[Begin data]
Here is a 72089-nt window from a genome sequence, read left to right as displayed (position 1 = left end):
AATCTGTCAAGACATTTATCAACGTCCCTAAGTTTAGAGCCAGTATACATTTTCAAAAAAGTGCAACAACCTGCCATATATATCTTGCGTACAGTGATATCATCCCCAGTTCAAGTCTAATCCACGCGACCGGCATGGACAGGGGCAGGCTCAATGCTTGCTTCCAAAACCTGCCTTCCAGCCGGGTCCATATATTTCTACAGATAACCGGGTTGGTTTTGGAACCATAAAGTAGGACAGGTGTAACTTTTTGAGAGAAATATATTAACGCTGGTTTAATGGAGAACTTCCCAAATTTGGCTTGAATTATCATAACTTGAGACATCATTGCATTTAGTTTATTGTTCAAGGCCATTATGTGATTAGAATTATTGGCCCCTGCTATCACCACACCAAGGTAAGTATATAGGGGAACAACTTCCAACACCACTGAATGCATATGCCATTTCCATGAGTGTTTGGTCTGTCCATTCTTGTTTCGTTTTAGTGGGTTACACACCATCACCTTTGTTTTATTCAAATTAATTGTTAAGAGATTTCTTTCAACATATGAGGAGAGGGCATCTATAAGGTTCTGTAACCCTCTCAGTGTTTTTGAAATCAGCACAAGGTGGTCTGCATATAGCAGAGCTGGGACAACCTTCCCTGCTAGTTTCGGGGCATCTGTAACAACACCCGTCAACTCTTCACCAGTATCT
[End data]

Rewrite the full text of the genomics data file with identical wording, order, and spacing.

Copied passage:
Here is a 72089-nt window from a genome sequence, read left to right as displayed (position 1 = left end):
AATCTGTCAAGACATTTATCAACGTCCCTAAGTTTAGAGCCAGTATACATTTTCAAAAAAGTGCAACAACCTGCCATATATATCTTGCGTACAGTGATATCATCCCCAGTTCAAGTCTAATCCACGCGACCGGCATGGACAGGGGCAGGCTCAATGCTTGCTTCCAAAACCTGCCTTCCAGCCGGGTCCATATATTTCTACAGATAACCGGGTTGGTTTTGGAACCATAAAGTAGGACAGGTGTAACTTTTTGAGAGAAATATATTAACGCTGGTTTAATGGAGAACTTCCCAAATTTGGCTTGAATTATCATAACTTGAGACATCATTGCATTTAGTTTATTGTTCAAGGCCATTATGTGATTAGAATTATTGGCCCCTGCTATCACCACACCAAGGTAAGTATATAGGGGAACAACTTCCAACACCACTGAATGCATATGCCATTTCCATGAGTGTTTGGTCTGTCCATTCTTGTTTCGTTTTAGTGGGTTACACACCATCACCTTTGTTTTATTCAAATTAATTGTTAAGAGATTTCTTTCAACATATGAGGAGAGGGCATCTATAAGGTTCTGTAACCCTCTCAGTGTTTTTGAAATCAGCACAAGGTGGTCTGCATATAGCAGAGCTGGGACAACCTTCCCTGCTAGTTTCGGGGCATCTGTAACAACACCCGTCAACTCTTCACCAGTATCT